I Saw the Light (Todd Rundgren song)

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"I Saw the Light"
Single by Todd Rundgren
from the album Something/Anything?
B-side "Marlene"
Released February 26, 1972 (1972-02-26)
Format 7-inch single
Recorded Late 1971
Genre Power pop[1]
Length 2:59
Label Bearsville
Songwriter(s) Todd Rundgren
Producer(s) Todd Rundgren
Todd Rundgren singles chronology
"A Long Time, A Long Way to Go"
"I Saw the Light"
"Couldn't I Just Tell You"
"A Long Time, A Long Way to Go"
"I Saw the Light"
"Couldn't I Just Tell You"

"I Saw the Light" is the opening track from Todd Rundgren's 1972 Something/Anything? double album.

In the liner notes to Something/Anything?, Rundgren states that he intended the song to be the hit of the album, and copied the Motown tradition of putting hit songs at the beginning of albums. The song peaked at #15 in Canada,[2] #16 on the U.S. Billboard Hot 100,[3] and at #12 on the Easy Listening chart.[4] Billboard ranked it as the No. 88 song for 1972. On the U.S. Cash Box Top 100, it reached number 11.[5]

Overseas, it went to #36 on the UK Singles Chart in 1973.[6] However, in the US at least, Something/Anything? actually contained a bigger hit than "I Saw the Light", as the album's third single "Hello It's Me" climbed to #5.[7]


Chart performance[edit]

Cover versions[edit]

  • The New Seekers released a version on the 1972 Circles (Polydor) album.
  • Japanese musician Yukihiro Takahashi covered the song on his 1985 solo album Once a Fool.
  • Dutch rock 'n' roll singer Herman Brood covered this song on his 1984 album The Brood (album), naming the song "Eyes".
  • The UK mod revival band Mood Six covered the song in 1987 on their EP "I Saw the Light". A video for the song made the rounds on MTV's "120 Minutes".
  • The UK band Workshy covered the song on their debut album, 1989's The Golden Mile.
  • The song was covered on Terry Hall's (The Specials) album Laugh and was released as a single in August 1997.
  • Lori Carson covered the song on her 1997 album Everything I Touch Runs Wild.
  • A cover version of "I Saw the Light" was released in 1998 by country music singer Hal Ketchum from his album I Saw the Light. It reached #36 on the US country charts, and #50 on the Canadian country charts.[11]
  • The Japanese Group ja:Reggae Disco Rockers made a cover of the song, later used by Dimitri From Paris in his compilations (in a slightly remixed version).
  • Scottish alternative rock band Teenage Fan Club recorded their own version of this song, which is available on "Scotland On Sunday" EP released in 2005.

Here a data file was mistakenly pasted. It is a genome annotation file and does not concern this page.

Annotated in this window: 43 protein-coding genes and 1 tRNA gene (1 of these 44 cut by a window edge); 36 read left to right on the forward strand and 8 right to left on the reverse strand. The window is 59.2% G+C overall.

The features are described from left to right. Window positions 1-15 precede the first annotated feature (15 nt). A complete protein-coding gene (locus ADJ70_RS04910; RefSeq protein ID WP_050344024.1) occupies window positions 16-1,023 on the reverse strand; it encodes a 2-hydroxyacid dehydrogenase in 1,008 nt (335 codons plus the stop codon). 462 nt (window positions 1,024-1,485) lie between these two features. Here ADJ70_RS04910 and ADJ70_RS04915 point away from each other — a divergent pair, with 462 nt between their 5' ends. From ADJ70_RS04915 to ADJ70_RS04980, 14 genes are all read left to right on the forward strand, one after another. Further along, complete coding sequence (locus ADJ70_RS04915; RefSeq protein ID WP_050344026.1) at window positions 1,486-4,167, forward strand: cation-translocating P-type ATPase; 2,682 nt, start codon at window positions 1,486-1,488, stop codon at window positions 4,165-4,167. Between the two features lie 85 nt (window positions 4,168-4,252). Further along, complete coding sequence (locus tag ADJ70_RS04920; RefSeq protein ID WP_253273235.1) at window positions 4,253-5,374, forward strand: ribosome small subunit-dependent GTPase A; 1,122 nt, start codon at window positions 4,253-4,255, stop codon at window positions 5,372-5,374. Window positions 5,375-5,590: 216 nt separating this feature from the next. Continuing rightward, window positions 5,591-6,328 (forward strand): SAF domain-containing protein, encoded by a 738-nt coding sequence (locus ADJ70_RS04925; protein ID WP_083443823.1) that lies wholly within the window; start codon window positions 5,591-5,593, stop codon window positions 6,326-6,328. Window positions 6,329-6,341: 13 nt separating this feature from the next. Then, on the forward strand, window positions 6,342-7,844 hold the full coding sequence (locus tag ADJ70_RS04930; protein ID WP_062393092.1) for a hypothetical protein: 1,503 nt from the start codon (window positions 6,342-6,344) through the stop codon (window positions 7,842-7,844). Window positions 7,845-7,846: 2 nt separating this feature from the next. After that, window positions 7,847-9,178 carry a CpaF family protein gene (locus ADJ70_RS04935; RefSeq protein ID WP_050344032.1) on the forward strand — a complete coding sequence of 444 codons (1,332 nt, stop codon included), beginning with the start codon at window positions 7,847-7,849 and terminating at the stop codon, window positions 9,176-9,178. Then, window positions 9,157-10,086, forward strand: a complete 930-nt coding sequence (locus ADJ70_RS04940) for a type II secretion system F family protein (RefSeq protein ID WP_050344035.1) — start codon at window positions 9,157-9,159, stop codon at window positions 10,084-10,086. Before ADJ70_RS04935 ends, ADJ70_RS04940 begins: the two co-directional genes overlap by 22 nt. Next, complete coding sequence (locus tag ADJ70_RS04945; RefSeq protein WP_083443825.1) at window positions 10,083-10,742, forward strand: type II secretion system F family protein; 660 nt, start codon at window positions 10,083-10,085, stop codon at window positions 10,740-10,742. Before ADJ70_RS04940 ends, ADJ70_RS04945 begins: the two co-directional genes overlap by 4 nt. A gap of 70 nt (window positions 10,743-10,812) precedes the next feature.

• A live version by the Rundgren-fronted The New Cars appears on their 2006 album It's Alive.
  • Also covered by Bubba Hernandez on his 2008 release Dancing En Fuego.
  • In 2010 Miniature Tigers recorded a cover for their Truffles Mixtape.
  • Japanese musician Hiroshi Takano covered the song on his 2011 solo album Kameleon Pop.
  • In 2012 Yo La Tengo recorded a version for a fundraising CD titled Super Hits of the Seventies for radio station WFMU. It was also released on deluxe versions of their Fade (2013) album.
  • In 2013 the German singer Tabea covered the song on her album Memories.
  • Jason Schwartzman, Rashida Jones, Maya Rudolph, David Johansen and Bill Murray sing this song in the American 2015 musical comedy film A Very Murray Christmas.


  1. ^ Peter Buckley (2003). The Rough Guide to Rock. Rough Guides. p. 803. ISBN 978-1-85828-457-6. 
  2. ^ "Item Display - RPM - Library and Archives Canada". Collectionscanada.gc.ca. Retrieved 2016-10-07. 
  3. ^ "I Saw the Light - Todd Rundgren". Billboard. Retrieved 17 July 2011. 
  4. ^ Whitburn, Joel (2002). Top Adult Contemporary: 1961-2001. Record Research. p. 212. 
  5. ^ a b "Archived copy". Archived from the original on 2015-04-02. Retrieved 2015-03-22. 
  6. ^ "Todd Rundgren - I Saw the Light". Chart Stats. Retrieved 17 July 2011. 
  7. ^ "Hello It's Me - Todd Rundgren". Billboard. Retrieved 17 July 2011. 
  8. ^ Steffen Hung. "Forum - 1970 (ARIA Charts: Special Occasion Charts)". Australian-charts.com. Archived from the original on 2016-06-02. Retrieved 2016-10-07. 
  9. ^ Joel Whitburn's Top Pop Singles 1955-1990 - ISBN 0-89820-089-X
  10. ^ "Top 100 Hits of 1972/Top 100 Songs of 1972". Musicoutfitters.com. Retrieved 2016-10-07. 
  11. ^ "RPM Country 100". Volume 67, No. 8. RPM. May 18, 1998. Retrieved 17 July 2011. 

External links[edit]